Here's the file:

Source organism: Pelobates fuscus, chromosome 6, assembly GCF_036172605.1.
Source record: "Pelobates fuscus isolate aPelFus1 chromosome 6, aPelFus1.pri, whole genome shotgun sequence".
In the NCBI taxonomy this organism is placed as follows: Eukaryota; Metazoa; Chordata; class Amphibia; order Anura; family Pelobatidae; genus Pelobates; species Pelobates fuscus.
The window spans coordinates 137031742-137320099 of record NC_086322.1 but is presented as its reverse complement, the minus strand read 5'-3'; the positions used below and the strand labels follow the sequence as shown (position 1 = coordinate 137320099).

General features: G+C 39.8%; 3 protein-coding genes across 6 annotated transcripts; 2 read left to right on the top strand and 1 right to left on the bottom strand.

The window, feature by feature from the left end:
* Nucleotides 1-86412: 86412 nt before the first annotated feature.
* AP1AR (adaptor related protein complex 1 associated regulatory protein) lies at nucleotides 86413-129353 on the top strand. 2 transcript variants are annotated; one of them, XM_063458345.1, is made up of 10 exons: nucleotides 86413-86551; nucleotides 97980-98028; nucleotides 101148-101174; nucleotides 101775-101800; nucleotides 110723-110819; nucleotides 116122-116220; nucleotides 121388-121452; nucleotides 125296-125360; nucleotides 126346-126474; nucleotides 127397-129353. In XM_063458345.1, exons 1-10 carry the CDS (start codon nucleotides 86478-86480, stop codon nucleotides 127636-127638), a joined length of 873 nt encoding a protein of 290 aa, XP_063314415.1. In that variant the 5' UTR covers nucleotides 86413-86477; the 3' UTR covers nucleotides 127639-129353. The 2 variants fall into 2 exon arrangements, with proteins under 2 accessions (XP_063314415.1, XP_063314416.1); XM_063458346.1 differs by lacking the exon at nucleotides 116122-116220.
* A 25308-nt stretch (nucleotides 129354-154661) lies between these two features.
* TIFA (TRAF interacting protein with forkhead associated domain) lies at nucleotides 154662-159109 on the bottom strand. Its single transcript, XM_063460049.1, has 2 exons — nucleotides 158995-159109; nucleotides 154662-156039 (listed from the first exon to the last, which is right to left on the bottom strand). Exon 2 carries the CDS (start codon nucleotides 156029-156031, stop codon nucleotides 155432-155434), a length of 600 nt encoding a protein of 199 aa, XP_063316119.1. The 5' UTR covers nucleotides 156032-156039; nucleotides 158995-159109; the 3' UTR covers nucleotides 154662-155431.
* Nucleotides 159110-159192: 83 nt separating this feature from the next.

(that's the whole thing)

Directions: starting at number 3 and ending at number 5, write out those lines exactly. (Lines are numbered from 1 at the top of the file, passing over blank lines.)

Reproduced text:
In the NCBI taxonomy this organism is placed as follows: Eukaryota; Metazoa; Chordata; class Amphibia; order Anura; family Pelobatidae; genus Pelobates; species Pelobates fuscus.
The window spans coordinates 137031742-137320099 of record NC_086322.1 but is presented as its reverse complement, the minus strand read 5'-3'; the positions used below and the strand labels follow the sequence as shown (position 1 = coordinate 137320099).

General features: G+C 39.8%; 3 protein-coding genes across 6 annotated transcripts; 2 read left to right on the top strand and 1 right to left on the bottom strand.